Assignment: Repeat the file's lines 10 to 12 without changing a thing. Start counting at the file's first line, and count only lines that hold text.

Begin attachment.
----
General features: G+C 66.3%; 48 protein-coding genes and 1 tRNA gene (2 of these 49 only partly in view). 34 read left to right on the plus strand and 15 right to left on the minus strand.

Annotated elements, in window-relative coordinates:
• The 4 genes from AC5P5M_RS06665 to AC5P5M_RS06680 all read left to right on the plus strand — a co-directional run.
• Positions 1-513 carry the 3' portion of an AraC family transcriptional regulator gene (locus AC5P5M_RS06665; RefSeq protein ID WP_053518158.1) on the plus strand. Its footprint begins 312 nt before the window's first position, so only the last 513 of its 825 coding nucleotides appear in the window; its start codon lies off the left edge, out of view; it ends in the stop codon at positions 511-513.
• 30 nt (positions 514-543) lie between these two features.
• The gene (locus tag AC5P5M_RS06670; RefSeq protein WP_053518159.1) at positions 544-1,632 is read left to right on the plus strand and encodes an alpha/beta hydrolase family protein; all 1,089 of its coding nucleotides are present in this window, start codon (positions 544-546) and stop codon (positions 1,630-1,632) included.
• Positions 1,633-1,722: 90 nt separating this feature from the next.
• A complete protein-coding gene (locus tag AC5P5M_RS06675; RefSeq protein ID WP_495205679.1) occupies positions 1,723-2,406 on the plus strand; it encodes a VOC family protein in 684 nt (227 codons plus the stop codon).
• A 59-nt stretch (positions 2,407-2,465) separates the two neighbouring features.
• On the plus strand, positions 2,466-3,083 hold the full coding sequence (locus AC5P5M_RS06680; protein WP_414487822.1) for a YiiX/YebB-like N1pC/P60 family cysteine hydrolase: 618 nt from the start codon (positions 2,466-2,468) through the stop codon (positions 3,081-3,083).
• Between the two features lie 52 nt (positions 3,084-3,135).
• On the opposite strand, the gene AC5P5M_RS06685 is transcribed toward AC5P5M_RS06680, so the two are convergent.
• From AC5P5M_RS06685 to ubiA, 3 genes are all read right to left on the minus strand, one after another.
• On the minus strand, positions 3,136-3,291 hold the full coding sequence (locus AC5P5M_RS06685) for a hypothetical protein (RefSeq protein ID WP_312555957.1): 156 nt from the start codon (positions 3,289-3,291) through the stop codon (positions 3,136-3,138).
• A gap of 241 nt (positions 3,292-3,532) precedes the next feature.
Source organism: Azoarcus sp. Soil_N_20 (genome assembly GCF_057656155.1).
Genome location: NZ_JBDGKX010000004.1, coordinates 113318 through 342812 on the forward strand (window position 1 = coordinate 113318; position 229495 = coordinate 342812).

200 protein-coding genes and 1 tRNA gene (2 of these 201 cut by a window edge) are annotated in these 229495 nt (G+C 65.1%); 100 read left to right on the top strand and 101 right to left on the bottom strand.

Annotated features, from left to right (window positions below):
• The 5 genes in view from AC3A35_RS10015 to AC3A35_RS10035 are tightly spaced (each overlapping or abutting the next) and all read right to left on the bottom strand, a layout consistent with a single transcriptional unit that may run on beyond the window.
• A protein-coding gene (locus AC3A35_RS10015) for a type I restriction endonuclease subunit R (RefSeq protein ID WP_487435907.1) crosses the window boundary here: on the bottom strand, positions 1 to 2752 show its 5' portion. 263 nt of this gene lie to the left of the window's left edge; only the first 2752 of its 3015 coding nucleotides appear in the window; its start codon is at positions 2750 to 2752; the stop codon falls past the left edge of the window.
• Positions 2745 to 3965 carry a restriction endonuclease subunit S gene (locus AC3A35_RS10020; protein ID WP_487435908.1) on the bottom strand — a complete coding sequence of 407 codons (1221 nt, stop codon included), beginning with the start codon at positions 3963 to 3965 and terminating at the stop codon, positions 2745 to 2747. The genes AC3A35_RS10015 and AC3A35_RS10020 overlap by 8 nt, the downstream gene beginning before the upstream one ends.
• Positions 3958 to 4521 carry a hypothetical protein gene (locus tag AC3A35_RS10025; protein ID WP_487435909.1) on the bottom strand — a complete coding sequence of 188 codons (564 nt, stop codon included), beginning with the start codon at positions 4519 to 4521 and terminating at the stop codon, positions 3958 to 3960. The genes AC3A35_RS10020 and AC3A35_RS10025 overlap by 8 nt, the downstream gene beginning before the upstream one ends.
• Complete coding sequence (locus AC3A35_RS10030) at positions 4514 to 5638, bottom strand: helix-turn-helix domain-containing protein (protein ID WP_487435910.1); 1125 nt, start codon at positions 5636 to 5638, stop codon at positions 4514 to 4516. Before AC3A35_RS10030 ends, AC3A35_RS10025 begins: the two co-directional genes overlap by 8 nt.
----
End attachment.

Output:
• On the plus strand, positions 2,466-3,083 hold the full coding sequence (locus AC5P5M_RS06680; protein WP_414487822.1) for a YiiX/YebB-like N1pC/P60 family cysteine hydrolase: 618 nt from the start codon (positions 2,466-2,468) through the stop codon (positions 3,081-3,083).
• Between the two features lie 52 nt (positions 3,084-3,135).
• On the opposite strand, the gene AC5P5M_RS06685 is transcribed toward AC5P5M_RS06680, so the two are convergent.